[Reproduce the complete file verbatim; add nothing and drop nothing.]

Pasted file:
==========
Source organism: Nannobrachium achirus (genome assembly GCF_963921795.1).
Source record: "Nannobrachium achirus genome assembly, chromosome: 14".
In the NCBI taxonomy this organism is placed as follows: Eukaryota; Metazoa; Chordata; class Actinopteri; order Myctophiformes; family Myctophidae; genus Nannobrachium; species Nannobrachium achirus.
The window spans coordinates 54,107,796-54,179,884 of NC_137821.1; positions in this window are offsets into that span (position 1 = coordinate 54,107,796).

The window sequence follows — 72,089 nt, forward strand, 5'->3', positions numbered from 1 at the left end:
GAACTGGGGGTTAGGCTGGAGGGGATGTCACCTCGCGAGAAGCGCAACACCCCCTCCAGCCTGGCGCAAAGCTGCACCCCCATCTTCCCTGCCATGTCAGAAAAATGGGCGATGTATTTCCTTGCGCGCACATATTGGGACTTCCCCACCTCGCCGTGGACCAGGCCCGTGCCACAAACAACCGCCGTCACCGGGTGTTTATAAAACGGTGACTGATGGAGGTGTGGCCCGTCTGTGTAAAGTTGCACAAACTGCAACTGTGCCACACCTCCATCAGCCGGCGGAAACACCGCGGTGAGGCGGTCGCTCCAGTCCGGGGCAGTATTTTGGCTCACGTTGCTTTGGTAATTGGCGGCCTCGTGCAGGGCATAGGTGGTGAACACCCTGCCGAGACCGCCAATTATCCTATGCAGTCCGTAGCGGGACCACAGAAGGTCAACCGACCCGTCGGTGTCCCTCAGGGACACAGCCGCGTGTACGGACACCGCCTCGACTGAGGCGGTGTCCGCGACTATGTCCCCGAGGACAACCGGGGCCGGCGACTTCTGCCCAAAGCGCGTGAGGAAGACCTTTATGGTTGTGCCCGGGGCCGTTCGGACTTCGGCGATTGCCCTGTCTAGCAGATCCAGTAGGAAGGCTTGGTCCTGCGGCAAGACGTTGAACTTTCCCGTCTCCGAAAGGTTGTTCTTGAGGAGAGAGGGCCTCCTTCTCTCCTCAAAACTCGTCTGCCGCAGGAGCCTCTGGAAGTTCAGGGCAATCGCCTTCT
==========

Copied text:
Source organism: Nannobrachium achirus (genome assembly GCF_963921795.1).
Source record: "Nannobrachium achirus genome assembly, chromosome: 14".
In the NCBI taxonomy this organism is placed as follows: Eukaryota; Metazoa; Chordata; class Actinopteri; order Myctophiformes; family Myctophidae; genus Nannobrachium; species Nannobrachium achirus.
The window spans coordinates 54,107,796-54,179,884 of NC_137821.1; positions in this window are offsets into that span (position 1 = coordinate 54,107,796).

The window sequence follows — 72,089 nt, forward strand, 5'->3', positions numbered from 1 at the left end:
GAACTGGGGGTTAGGCTGGAGGGGATGTCACCTCGCGAGAAGCGCAACACCCCCTCCAGCCTGGCGCAAAGCTGCACCCCCATCTTCCCTGCCATGTCAGAAAAATGGGCGATGTATTTCCTTGCGCGCACATATTGGGACTTCCCCACCTCGCCGTGGACCAGGCCCGTGCCACAAACAACCGCCGTCACCGGGTGTTTATAAAACGGTGACTGATGGAGGTGTGGCCCGTCTGTGTAAAGTTGCACAAACTGCAACTGTGCCACACCTCCATCAGCCGGCGGAAACACCGCGGTGAGGCGGTCGCTCCAGTCCGGGGCAGTATTTTGGCTCACGTTGCTTTGGTAATTGGCGGCCTCGTGCAGGGCATAGGTGGTGAACACCCTGCCGAGACCGCCAATTATCCTATGCAGTCCGTAGCGGGACCACAGAAGGTCAACCGACCCGTCGGTGTCCCTCAGGGACACAGCCGCGTGTACGGACACCGCCTCGACTGAGGCGGTGTCCGCGACTATGTCCCCGAGGACAACCGGGGCCGGCGACTTCTGCCCAAAGCGCGTGAGGAAGACCTTTATGGTTGTGCCCGGGGCCGTTCGGACTTCGGCGATTGCCCTGTCTAGCAGATCCAGTAGGAAGGCTTGGTCCTGCGGCAAGACGTTGAACTTTCCCGTCTCCGAAAGGTTGTTCTTGAGGAGAGAGGGCCTCCTTCTCTCCTCAAAACTCGTCTGCCGCAGGAGCCTCTGGAAGTTCAGGGCAATCGCCTTCT